The La Plata Mountains as seen from above the authorís

Durango Bill's

Monopoly Probabilities

How to Calculate the Monopoly Statistics

So you really want to play in the deep water?

  There are 3 steps required to calculate the statistics given in the tables and illustrated in the graphs.

1)  For each board space, run an exhaustive tree search of all possible Monopoly moves (including consequences of doubles, Chance, Community Chest, Go to Jail, etc.). For each possible path that starts on a given board space and ends on another board space (including returning to where you started - possibly for more than 1 visit), you will calculate the probability of this particular path. Since there are many different combinations that start at each board space and end at another (or even the same) location, you will have to form cumulative totals. The output of this will be a 2-dimensional, state to state (board space to board space) transition matrix that shows the probability of starting your turn on any of the board spaces ending your turn on any board space.

2)  The state to state transition matrix forms a Markov Chain (Markov Matrix). When we solve this we will get the steady state probability of residing in each possible state. (In Monopoly this is the probability your game piece (token) will be on any particular board space (or any of the three possible "In Jail" states) at the end of your turn.)

3)  For each board space (Markov Chain state), run another exhaustive tree search. For each board space that you visit, calculate the probability of this visit path and add this amount to the cumulative totals that you are keeping for all board spaces.

   It's "just possible" the above sounds a little complicated. Thus, we will look at a simple example of each step, and then see how to expand this to solve the Monopoly problem. First, let's look at Step 2.

 Step 2

  Suppose you are given the following problem, which uses 3 states:

   At the end of each year, people living in Cal., NY., and Texas are free to move according to the following rules. Of the people in California, 97% will stay in Cal., 1% will move to NY, and 2% will move to Texas. Of the people in NY, 3% will move to Cal., 95% will stay in NY, and 2% will move to Texas. Finally, of those people living in Texas, 3% will move to Cal., 1% will move to NY., and 96% will stay in Texas. Assume we don't have to worry about births, deaths, immigration, etc. and can let the system run as long as needed until steady state conditions are reached. We then ask, what proportion of the population will end up living in each of the 3 states?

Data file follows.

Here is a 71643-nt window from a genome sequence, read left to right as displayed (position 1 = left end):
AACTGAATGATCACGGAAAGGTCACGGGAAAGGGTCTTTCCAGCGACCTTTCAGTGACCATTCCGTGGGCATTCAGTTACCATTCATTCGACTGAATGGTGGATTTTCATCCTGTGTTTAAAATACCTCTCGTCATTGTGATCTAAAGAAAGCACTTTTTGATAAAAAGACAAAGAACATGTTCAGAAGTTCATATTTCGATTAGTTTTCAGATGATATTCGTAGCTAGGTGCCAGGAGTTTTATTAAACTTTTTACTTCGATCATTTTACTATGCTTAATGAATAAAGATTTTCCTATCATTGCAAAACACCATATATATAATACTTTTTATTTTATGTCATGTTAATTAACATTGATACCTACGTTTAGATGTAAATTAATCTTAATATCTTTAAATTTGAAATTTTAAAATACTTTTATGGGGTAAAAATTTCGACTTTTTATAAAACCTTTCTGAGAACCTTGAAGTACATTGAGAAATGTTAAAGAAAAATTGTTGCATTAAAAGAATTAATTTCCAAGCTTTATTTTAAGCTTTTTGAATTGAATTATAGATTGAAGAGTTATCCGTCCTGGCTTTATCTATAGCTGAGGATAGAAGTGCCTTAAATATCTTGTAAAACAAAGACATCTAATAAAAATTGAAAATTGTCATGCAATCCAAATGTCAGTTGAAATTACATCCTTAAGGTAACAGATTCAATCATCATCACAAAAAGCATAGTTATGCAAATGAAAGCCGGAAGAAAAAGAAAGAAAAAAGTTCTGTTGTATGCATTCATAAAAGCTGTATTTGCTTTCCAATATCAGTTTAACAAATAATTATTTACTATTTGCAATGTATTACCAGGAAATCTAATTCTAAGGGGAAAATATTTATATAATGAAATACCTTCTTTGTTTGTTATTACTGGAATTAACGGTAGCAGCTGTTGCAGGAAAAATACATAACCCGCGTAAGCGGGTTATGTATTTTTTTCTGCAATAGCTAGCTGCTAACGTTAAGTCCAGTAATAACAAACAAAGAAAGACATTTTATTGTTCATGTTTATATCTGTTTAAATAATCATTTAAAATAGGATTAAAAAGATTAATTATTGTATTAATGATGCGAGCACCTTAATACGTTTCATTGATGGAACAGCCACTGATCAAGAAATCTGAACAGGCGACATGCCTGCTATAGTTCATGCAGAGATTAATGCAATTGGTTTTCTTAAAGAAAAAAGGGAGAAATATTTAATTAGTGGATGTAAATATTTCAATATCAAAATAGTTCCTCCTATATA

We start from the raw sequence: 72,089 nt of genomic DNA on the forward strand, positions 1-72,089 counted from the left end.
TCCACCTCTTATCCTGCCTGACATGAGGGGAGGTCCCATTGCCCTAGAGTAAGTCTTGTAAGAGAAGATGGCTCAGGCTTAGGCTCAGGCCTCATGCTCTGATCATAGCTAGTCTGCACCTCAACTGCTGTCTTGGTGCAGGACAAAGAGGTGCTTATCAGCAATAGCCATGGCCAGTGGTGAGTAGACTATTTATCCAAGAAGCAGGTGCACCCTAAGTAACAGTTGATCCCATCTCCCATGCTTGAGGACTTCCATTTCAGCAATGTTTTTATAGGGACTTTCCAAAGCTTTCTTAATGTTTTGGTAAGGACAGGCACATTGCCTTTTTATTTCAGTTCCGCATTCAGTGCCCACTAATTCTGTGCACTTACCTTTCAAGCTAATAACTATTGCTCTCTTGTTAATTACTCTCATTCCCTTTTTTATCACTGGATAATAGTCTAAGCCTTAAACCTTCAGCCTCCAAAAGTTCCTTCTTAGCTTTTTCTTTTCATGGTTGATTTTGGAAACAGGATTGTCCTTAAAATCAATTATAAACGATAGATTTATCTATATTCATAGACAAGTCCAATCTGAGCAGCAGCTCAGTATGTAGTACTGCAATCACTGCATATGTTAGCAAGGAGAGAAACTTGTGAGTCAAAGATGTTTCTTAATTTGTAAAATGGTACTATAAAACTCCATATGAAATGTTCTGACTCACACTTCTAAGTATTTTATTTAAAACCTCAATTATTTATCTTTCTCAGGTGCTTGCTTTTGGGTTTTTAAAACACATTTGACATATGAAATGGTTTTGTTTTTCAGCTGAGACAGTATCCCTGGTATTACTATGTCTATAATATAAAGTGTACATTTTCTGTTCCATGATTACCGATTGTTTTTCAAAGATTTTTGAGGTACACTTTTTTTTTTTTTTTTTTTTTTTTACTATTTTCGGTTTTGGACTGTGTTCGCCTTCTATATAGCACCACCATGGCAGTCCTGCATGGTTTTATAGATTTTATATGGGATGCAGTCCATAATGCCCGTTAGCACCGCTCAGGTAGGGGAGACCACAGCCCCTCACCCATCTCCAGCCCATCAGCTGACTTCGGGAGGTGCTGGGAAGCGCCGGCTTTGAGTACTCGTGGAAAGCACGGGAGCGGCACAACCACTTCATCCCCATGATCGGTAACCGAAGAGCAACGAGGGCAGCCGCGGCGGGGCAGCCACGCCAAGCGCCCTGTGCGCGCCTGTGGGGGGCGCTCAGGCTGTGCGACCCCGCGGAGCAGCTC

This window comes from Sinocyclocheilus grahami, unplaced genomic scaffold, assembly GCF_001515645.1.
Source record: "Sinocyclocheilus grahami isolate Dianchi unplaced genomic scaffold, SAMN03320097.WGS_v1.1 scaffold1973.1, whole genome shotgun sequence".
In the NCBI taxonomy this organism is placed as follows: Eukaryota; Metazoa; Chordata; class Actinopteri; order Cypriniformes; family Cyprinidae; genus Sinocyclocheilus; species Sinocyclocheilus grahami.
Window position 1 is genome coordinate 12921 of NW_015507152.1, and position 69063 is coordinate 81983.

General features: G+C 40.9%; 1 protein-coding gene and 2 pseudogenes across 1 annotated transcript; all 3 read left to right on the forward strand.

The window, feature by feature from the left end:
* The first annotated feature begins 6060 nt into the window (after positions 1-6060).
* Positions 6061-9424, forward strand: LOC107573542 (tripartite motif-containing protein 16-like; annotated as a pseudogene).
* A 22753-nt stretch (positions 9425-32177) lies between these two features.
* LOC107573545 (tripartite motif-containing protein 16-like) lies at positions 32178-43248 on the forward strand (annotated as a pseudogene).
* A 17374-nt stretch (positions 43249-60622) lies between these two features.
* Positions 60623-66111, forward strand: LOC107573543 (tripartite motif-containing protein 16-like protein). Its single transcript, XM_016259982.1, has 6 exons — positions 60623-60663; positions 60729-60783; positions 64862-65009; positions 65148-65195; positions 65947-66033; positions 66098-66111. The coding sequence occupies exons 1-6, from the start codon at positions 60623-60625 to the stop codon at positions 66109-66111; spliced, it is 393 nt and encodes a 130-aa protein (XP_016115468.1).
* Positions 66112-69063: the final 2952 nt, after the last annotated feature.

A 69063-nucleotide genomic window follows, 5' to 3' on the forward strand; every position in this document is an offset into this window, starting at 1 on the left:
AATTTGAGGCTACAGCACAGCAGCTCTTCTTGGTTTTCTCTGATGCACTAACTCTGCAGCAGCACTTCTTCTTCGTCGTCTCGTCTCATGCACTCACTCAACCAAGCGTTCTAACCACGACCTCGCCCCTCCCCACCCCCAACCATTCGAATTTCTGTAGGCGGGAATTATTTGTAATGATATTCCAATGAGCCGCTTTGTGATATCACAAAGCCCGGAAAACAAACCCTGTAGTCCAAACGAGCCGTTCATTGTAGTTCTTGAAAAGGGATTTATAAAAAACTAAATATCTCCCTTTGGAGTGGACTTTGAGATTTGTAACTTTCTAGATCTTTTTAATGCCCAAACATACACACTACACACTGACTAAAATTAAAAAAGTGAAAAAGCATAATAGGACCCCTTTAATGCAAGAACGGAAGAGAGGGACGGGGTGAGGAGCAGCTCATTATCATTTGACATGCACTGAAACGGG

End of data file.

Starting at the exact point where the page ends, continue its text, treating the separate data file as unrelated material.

First, let's change the percentages to probabilities and put the numbers in a table.

                     <- Move to States ->                      
                      Cal.     NY    Texas
Current  ->  Cal.  |  .97  |  .01  |  .02  |
live in  ->  NY    |  .03  |  .95  |  .02  |  Note: Each row must
States   ->  Texas |  .03  |  .01  |  .96  |  sum to 1.0000

   One possible way to solve this problem is to put an arbitrary number of people in one of the states (There are no restrictions on the initial population distributions), and then run the clock forward to see what happens. For example, let's start with 100 people in NY and see what happens as the years progress.

The table below shows how many people are living in each state at the end of year 0, 1, 2, etc.

Year   Cal.       NY        Texas
  0    0.00     100.00      0.00
  1    3.00      95.00      2.00    (Only need the rules from row 2)
  2    5.82      90.30      3.88    (e.g.: Cal = keeps 97% of Cal.,)
etc.                                (plus 3% of NY moves to Cal,)
                                    (plus 3% of Texas moves to Cal.)

100   49.90      16.84      33.26
200   49.9998    16.6670    33.3332
Large 100*(1/2)  100*(1/6)  100*(1/3)  "Steady State Condition"

   We note that the populations (proportions) gradually converge toward the "Steady State Conditions". If we calculated another row after "Large", we would get the following: Cal = .97*50.000 + .03*16.667 + .03*33.333 which again equals 50.  Similar calculations for the other states would show that their populations (proportions) don't change either.

Thus, in this problem we have "Steady State Conditions" of:

Pc (Proportion in California) = 0.500000
Pn (Proportion in New York)   = 0.166667
Pt (Proportion in Texas)      = 0.333333

   Once we reach "Steady State Conditions", these proportions don't change. Thus, "Pc" at time period "N+1" will be the same as at time period "N".

We can then write:
Pc = .97*Pc + .03*Pn + .03*Pt
This is the general equation for California's proportion. It is also the same equation we used for California's population in year 2 when we "ran the clock forward" above. The decimal numbers that are used are the same decimals that appear in California's. column.

Similarly, we could write general equations for NY and Texas:
Pn = .01*Pc +.95*Pn + .01*Pt
Pt = .02*Pc + .02*Pn + .96*Pt

Finally, we note the sum of the proportions must equal 1.00:
Thus we have:
Pc + Pn + Pt = 1.00

We can take any 2 of the 3 state equations and combine them with the last equation to form a set of simultaneous equations that can be solved by ordinary algebra. For example:

Pc = .97*Pc + .03*Pn + .03*Pt
Pn = .01*Pc + .95*Pn + .01*Pt
Pc + Pn + Pt = 1.000

   If we solve this, we will get the same "Steady State Proportions" (Probabilities/Population) that we got when we ran the clock forward a large number of times.

   The original 3x3 table that we gave showing what proportion of the population moved from each state to each other state has a name. It is called a "State to State Transition Matrix" (also called a Markov Matrix). The simple problem that we solved is called a Markov Chain.